It’s not that often that I get to do something that really makes me sweat on the weekends. It’s not that often that I want to, but now and then I get to and I want to and it just makes for a really good day. This past weekend, I had one of those opportunities. I got to be a weekend warrior. (Did I use that term correctly? Read on and then let me know in the comments. I don’t know something about it makes me think I need to be running, maybe it’s all those warrior/color/mud runs on the weekends that makes me associate it with ‘weekend warrior’. Hell, I’m not even sure warrior run is a thing. Let me know all this in the comments.)
My parents’ house is old. We estimate it was built somewhere around 125 years ago. It’s old and it is big and sometimes you’re awed by it and sometimes you see its age. Over the past years my parents have worked to update it as much as they can as time and money can be afforded. Sometimes I get a chance to help, I try to when I can because I enjoy that kind of thing. For me, it’s learning experience for when I have a house of my own. The entire time we’ve lived in the house, we not really touched the deck much. It’s always been old and wooden and ridden with nails and splinters. My parents decided this was the year that we redo the deck.
Saturday I joined my father on a near perfect day for outdoor work and we set to tearing down the old deck. It was easy and simple work, just tedious. We needed to knock the nails loose by hitting the boards from the bottom and then back down from the top. From there we’d yank the nails. The nails were old, rusted, and long. Not all of them were nicely seated in the wood either and it make them harder to pull. After a few hours of work, we had removed all the old wood. We left the foundation in place because this was still in decent enough condition to hold the new flooring. The picture above reflects this stage of the process.
After the nails were out, we put on a new front skirt for appearance’s sake. We nailed these boards on and I’ll admit, I’m terrible at hammering. I just missed the mark way too many times. And my wrist was tired and sore and the hammer got heavy towards the end. Fortunately, we didn’t plan on nailing all the new boards in place, only the skirt. My father didn’t want to be hammering down nails for the next twenty years as they loosened up due to time and weather.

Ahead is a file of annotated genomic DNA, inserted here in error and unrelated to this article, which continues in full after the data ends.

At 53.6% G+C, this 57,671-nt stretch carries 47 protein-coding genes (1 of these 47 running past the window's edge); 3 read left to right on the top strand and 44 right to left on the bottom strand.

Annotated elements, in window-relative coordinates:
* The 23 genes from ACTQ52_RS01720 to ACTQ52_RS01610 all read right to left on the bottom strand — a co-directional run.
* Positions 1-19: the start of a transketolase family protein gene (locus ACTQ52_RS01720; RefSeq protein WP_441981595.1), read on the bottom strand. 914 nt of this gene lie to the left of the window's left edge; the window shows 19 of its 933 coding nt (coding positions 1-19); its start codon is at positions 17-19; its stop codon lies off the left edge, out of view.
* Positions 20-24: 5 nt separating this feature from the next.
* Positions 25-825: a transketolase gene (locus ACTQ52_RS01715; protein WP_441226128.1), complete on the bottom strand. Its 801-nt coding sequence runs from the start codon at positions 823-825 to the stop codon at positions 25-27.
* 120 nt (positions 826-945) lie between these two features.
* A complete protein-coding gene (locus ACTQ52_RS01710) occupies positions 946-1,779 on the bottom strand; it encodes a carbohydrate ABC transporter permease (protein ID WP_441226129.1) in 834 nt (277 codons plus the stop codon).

Finally we made it to the point where we could start screwing down the new floor boards. I was on the power drill, and my dad was on cutting the boards and spacing them. It took a few rows but we finally got a system down. For anyone considering doing a project with a lot of drilling, I highly recommend a drill with a cord. Had we done the same project with a battery, it would not have come anywhere near our level of completeness in a day. The batteries lose juice too fast and there were too many screws to put in.
Here’s where we ended after my six hours of work and my dad’s 8-9 hours:
Now don’t get a crazy idea that I want to be asked every weekend for demolition and construction projects. I’m not that kind of weekend warrior. I won’t drop everything to help you remodel your bathroom one weekend, re-side your house the next, and maybe pour a new concrete driveway the following week. I like the projects here and there but boy do they drain me. I spent most of Sunday lying down due to soreness (and a healthy dose of laziness). Before you mention it, I know that if I did these things more often I’d be less sore afterwards. It might not make sense but that is what it is.
Are you a weekend warrior? (Again, no idea if I’m using this term correctly, please educate me.)